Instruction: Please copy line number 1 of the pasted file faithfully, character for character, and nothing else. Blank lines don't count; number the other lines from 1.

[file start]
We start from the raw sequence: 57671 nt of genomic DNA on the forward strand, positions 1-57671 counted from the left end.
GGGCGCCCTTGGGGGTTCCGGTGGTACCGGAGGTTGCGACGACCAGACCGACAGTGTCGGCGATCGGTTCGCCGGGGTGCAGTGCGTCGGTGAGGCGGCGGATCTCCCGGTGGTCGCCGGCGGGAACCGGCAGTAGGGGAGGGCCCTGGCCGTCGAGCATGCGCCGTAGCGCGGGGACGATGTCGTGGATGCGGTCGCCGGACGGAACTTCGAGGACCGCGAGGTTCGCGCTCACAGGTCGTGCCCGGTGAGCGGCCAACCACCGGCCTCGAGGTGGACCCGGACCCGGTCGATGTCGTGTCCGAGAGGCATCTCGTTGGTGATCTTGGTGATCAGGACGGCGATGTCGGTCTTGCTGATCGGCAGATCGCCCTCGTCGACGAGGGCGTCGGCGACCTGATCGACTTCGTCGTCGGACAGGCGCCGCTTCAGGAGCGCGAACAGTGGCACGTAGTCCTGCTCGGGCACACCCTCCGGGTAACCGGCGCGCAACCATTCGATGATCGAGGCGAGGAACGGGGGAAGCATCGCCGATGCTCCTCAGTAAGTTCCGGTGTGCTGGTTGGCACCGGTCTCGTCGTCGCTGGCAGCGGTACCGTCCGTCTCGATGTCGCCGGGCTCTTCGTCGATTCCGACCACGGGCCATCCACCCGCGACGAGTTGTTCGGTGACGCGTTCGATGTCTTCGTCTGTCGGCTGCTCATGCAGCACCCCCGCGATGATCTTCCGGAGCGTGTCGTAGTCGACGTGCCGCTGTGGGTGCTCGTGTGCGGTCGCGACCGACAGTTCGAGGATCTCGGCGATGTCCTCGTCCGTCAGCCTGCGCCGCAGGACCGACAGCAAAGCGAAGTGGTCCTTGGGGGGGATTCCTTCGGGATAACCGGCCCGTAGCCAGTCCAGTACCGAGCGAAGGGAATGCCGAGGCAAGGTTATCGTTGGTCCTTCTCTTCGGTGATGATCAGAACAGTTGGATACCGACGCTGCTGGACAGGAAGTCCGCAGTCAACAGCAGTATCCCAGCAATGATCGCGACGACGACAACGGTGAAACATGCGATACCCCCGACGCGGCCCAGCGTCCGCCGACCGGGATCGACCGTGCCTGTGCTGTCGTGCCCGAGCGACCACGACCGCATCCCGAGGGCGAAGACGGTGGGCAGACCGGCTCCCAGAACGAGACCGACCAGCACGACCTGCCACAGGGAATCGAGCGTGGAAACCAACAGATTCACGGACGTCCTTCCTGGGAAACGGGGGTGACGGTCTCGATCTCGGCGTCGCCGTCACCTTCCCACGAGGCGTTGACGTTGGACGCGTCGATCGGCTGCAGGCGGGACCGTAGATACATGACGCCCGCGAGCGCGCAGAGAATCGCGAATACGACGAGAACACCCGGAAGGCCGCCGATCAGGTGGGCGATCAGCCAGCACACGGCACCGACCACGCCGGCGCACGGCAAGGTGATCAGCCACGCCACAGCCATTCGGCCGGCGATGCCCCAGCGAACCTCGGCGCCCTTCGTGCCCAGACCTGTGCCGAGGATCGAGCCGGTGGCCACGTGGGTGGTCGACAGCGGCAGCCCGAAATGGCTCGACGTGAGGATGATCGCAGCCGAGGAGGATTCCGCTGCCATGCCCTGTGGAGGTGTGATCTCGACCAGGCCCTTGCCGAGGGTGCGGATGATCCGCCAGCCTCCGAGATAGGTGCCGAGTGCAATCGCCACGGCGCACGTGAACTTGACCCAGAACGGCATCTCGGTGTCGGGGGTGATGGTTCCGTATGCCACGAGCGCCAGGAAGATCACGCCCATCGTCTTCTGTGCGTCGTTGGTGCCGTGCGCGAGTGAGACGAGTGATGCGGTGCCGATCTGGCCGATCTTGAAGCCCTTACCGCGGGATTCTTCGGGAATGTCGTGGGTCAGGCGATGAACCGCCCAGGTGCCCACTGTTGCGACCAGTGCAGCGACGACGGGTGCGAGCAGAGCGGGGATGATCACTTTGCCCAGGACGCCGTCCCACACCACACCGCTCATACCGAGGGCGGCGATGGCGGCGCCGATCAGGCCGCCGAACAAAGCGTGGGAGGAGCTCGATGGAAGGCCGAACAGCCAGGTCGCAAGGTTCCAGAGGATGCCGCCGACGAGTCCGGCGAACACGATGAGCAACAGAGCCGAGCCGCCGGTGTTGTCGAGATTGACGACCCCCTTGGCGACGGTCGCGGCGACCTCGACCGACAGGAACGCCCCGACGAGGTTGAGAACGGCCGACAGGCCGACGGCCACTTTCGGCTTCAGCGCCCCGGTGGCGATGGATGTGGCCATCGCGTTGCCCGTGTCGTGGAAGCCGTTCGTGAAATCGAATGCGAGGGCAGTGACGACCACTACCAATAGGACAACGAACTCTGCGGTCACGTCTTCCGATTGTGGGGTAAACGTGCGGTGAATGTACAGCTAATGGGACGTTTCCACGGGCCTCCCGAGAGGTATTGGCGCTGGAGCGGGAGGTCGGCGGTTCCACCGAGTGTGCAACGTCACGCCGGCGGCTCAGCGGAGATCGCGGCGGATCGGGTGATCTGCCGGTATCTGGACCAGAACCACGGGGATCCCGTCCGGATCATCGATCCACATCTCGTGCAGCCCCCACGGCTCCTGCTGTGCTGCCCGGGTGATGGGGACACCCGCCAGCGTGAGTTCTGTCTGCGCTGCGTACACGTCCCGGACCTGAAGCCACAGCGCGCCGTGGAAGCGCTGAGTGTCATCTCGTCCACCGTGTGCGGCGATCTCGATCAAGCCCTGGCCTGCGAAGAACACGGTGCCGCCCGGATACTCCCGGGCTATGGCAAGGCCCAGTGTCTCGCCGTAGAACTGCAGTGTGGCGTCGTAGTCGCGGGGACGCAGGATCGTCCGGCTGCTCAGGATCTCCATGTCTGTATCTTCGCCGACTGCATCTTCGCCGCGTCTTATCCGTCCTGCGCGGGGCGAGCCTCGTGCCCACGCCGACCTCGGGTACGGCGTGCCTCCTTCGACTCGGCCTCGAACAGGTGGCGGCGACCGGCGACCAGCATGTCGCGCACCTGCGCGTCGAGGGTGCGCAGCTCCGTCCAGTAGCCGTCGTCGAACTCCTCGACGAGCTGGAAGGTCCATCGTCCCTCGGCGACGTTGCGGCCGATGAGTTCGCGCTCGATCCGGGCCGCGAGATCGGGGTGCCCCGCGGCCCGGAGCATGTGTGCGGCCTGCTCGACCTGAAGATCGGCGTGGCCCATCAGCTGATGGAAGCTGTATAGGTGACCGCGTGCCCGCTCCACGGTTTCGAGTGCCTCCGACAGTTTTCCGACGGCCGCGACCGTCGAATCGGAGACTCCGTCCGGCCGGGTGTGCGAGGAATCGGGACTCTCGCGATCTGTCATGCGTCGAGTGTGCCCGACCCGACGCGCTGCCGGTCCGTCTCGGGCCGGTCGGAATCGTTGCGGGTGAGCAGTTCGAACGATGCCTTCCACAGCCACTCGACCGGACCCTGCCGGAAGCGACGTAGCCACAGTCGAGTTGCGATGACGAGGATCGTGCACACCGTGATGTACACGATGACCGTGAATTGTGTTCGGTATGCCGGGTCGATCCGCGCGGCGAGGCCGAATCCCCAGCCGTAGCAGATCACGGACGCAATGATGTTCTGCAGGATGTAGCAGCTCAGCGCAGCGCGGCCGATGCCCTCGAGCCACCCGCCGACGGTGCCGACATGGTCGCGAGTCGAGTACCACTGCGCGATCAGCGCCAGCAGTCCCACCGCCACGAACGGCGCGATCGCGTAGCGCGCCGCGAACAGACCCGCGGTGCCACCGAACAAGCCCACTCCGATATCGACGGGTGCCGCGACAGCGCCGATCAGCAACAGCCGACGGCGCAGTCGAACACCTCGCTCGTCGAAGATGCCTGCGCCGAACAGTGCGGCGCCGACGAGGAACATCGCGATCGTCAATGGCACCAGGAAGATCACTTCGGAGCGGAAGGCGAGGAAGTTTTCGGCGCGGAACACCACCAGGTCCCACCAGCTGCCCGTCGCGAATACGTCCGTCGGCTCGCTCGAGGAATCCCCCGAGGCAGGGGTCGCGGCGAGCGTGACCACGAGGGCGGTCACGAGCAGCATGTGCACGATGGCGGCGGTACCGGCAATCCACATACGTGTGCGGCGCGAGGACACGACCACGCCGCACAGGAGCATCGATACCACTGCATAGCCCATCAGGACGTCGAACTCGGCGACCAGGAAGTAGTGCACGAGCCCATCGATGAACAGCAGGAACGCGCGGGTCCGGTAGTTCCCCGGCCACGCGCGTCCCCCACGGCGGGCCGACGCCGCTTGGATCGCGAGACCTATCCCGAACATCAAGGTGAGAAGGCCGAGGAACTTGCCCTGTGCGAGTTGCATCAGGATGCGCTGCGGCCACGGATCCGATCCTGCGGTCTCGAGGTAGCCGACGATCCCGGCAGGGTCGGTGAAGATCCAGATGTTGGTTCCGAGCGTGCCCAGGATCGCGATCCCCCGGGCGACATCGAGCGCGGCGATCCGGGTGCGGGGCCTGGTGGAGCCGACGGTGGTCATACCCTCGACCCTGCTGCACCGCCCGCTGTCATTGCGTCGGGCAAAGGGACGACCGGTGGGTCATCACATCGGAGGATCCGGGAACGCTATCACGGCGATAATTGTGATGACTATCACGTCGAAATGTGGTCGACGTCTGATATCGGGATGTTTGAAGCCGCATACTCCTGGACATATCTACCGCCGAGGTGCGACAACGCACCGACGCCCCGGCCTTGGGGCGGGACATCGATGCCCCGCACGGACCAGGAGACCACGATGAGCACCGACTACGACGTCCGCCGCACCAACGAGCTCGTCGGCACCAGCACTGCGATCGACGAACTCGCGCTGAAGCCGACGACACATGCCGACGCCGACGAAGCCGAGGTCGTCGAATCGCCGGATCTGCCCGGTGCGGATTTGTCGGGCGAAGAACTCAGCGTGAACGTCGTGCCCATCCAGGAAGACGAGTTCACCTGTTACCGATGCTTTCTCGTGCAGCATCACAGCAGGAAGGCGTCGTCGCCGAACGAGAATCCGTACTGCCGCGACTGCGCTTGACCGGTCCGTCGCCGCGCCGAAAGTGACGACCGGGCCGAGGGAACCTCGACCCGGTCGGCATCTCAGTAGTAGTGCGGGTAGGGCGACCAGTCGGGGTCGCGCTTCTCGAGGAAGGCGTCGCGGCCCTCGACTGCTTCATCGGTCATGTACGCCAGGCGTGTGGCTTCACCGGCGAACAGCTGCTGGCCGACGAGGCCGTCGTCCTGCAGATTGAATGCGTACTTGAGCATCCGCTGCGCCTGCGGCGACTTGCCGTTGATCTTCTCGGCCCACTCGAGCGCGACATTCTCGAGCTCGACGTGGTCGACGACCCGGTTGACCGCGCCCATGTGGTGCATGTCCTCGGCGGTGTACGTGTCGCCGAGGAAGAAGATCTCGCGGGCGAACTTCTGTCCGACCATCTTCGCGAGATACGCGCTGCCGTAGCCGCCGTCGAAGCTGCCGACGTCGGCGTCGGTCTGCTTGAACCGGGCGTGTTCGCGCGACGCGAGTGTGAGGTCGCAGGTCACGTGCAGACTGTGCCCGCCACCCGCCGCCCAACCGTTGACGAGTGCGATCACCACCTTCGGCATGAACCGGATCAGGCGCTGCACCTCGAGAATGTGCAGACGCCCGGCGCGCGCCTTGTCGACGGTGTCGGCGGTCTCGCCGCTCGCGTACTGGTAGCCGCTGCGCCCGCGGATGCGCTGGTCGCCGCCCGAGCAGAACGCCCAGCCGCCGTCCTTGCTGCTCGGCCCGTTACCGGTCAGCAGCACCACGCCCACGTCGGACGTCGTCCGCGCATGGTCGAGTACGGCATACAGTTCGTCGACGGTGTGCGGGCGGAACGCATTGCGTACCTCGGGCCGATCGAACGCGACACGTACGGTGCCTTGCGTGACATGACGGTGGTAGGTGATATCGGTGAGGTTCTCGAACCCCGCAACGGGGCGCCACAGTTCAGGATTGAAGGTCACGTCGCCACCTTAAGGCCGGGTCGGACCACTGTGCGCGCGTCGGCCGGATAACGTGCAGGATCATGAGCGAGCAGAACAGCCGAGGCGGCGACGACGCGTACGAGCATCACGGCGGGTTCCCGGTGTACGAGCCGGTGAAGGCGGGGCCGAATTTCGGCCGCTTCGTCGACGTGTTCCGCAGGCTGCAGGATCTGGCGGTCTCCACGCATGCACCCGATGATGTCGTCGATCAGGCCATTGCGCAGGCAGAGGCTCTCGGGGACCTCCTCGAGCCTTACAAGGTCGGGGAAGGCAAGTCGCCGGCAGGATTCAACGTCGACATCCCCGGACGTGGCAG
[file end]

We start from the raw sequence: 57671 nt of genomic DNA on the forward strand, positions 1-57671 counted from the left end.